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Newsroom-Classroom Panel at ONA: A Bridge to Nowhere?

Written by Ryan Thornburg September 13, 2008 8:28 am EDT 3 comments

As yesterday’s Online News Association conference panel about collaboration between universities and newsrooms drew to a close, it was becoming clear that intellectual transactions were just waiting to be made, that a new marketplace must be created. The room had decided that the news biz did indeed have problems and that the academy just might be stocked with the resources needed to solve them.

The only thing standing in the way of better collaboration had been the difficulty so far in matching the problems with the resources. We would need to create a Match.com of journalism innovation, I said, where newsroom leaders could submit RFPs and where educators could post the research and technical resources of their students.

So with 10 minutes left in the panel, I whipped open a Word document and projected it on the screen at the front of the room. I was ready to start brainstorming right there and begin making a quick list of research questions and innovation projects. Oh, the excitement of a panel discussion that would be more than just talk! The bridges that would be built!

But then we hit just one small snag. Of the hundred or so people in the room, about 90 percent were from the classroom. Somehow, on an otherwise unremarkable Friday afternoon in Washington, the Statler conference room at the Capital Hilton had transformed in to an ivory tower. We had built a bridge to nowhere.

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Your Assignment for Today Is …

Written by Ryan Thornburg July 14, 2008 11:37 am EDT No comments

I’m speaking today at two seminars at UNC-Chapel Hill’s School of Journalism and Mass Communication: the Chuck Stone Program for Diversity in Education and Media and the Institute for Midcareer Copy Editors. For a white guy who can’t spell, this is an intimidating day.

Thinking about what to say to these groups, I began to think about how important it is for each journalist who lives in a world of accuracy and accountability to personally venture in to the uncertain waters of online social networks and user-generated content. Among other things, it is a journalist’s job to give voice to the voiceless and to hold powerful people accountable. Wikipedia and Facebook are two places where the voiceless are stretching their vocal chords and where accountability is taking on new methods. If a journalist is to perform his or her job above a minimum standard of competence, it’s important to dive in to these worlds and understand how they work.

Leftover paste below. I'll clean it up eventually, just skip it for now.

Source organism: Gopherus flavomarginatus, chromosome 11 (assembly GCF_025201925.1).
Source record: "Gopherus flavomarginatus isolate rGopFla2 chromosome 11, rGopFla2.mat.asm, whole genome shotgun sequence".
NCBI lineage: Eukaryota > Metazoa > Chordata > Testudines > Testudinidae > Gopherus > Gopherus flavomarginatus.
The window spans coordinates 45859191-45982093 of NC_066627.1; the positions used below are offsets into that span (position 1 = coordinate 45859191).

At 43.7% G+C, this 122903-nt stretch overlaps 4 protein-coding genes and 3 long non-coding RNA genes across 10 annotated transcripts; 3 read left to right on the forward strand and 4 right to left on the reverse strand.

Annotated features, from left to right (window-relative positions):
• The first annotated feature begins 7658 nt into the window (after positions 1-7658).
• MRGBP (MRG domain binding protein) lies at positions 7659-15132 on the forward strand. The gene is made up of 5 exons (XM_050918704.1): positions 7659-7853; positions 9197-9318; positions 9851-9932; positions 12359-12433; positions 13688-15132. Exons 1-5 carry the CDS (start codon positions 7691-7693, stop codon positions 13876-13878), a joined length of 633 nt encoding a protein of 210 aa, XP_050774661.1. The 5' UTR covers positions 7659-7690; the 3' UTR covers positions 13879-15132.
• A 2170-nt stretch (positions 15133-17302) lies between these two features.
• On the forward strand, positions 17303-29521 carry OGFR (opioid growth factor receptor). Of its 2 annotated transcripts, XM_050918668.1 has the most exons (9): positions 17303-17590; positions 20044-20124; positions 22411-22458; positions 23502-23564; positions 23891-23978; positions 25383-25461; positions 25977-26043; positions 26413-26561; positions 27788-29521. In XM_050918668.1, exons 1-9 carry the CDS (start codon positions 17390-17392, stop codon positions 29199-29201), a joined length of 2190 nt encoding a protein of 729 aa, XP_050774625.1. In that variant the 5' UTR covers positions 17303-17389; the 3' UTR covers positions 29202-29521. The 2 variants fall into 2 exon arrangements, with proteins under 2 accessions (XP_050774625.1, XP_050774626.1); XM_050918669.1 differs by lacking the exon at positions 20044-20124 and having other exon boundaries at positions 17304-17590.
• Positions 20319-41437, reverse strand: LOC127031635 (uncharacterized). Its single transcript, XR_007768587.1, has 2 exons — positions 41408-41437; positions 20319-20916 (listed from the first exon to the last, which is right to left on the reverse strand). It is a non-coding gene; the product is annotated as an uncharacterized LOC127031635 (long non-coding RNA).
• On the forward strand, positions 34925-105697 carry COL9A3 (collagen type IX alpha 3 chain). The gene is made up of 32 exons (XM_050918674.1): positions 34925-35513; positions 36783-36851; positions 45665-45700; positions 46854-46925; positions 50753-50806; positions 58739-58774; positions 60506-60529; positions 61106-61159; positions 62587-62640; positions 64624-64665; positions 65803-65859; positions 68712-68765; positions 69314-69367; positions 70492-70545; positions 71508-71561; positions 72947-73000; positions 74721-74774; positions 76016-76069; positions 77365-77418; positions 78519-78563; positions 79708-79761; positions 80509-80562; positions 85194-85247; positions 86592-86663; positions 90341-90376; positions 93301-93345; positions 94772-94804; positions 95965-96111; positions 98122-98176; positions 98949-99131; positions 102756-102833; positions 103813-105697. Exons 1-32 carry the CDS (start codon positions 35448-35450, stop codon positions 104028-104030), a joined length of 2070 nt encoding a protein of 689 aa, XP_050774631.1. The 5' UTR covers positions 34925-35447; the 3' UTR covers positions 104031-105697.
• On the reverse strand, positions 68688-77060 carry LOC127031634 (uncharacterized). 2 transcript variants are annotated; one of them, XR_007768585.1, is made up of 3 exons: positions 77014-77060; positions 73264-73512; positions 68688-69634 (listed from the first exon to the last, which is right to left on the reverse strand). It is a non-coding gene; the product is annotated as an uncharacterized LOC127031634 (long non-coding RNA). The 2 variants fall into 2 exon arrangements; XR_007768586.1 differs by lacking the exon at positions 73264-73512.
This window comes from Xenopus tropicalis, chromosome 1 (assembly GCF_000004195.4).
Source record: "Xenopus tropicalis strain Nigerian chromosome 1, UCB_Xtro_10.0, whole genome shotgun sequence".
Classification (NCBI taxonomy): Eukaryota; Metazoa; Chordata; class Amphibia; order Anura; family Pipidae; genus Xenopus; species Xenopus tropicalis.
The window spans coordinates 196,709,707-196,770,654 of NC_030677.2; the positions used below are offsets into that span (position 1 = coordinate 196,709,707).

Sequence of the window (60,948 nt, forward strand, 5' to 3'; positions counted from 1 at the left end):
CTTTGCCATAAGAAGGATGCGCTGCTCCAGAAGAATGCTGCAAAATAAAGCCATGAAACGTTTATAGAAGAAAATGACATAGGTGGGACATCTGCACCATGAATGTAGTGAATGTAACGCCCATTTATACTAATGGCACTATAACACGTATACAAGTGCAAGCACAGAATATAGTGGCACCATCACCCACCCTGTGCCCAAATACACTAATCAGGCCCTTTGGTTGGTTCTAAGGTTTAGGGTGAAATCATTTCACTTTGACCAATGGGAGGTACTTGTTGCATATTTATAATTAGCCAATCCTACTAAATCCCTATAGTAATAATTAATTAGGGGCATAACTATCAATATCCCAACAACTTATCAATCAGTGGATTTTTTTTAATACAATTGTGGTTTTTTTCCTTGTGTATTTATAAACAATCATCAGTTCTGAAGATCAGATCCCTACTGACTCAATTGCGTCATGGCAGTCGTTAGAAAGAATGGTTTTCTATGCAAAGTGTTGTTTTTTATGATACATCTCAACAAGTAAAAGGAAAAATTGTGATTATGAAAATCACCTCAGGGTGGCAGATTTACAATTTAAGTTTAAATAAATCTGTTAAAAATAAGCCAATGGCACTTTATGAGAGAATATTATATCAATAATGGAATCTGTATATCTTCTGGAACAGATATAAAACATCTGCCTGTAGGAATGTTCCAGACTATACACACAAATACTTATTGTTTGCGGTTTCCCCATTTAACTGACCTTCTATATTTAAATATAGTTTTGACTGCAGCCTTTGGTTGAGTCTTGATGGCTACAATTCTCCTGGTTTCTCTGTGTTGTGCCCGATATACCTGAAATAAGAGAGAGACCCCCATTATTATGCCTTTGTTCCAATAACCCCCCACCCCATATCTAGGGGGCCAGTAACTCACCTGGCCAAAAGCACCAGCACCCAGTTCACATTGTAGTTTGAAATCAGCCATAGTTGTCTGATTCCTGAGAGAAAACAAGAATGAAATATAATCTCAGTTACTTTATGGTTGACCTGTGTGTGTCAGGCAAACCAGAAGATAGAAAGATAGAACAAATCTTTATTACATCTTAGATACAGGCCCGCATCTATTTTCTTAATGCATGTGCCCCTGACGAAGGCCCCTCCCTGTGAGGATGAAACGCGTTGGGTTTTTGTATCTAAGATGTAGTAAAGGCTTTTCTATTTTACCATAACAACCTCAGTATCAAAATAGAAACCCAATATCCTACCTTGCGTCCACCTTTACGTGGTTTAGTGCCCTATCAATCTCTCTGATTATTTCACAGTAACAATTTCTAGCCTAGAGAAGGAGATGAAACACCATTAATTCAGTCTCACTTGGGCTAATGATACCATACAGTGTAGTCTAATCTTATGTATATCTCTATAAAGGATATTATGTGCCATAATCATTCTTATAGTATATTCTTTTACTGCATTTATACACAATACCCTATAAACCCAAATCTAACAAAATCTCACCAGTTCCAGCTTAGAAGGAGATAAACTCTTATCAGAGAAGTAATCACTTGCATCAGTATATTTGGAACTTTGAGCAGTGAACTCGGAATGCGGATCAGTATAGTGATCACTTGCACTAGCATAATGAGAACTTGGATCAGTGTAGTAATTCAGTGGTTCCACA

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R&D at J-Schools

Written by Ryan Thornburg April 4, 2008 9:24 pm EDT No comments

Ken Sands, executive editor of innovation at Congressional Quarterly, sent me this BusinessWeek article.

“Last fall, psychologist B. J. Fogg taught a class at Stanford University in which he assigned students to develop Facebook applications. During the 10 weeks of the class, 73 students developed applications such as Kiss Me, Oregon Trail, and Secret Admirer, that have since resulted in 25 million installs and, by the end of the class, were attracting about 1 million daily, active users. These applications have generated more than $500,000 in ad revenue since September. At least three companies were formed by students in the class.”

Sometimes I drone on about j-schools needing to be R&D shops for industry. This is what I’m talking about.

If you have other examples, please send them my way.

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What I'm reading

  • Writing from Video Exercise 2 hours ago
    These video writing and editing exercises are from the 4th Edition of the Broadcast News Handbook by Charlie Tuggle, Forrest Carr and Suzanne Hoffman.
  • News Corp. Donation Clouds Fox Coverage of Prop. 24 - NYTimes.com 2010/11/02
  • How to Count Items in a Filtered List in Excel 2010/10/25
  • Relational Databases - Example - Martin Baker 2010/10/16
  • MySQL :: MySQL 5.0 Reference Manual :: 10 Data Types 2010/10/16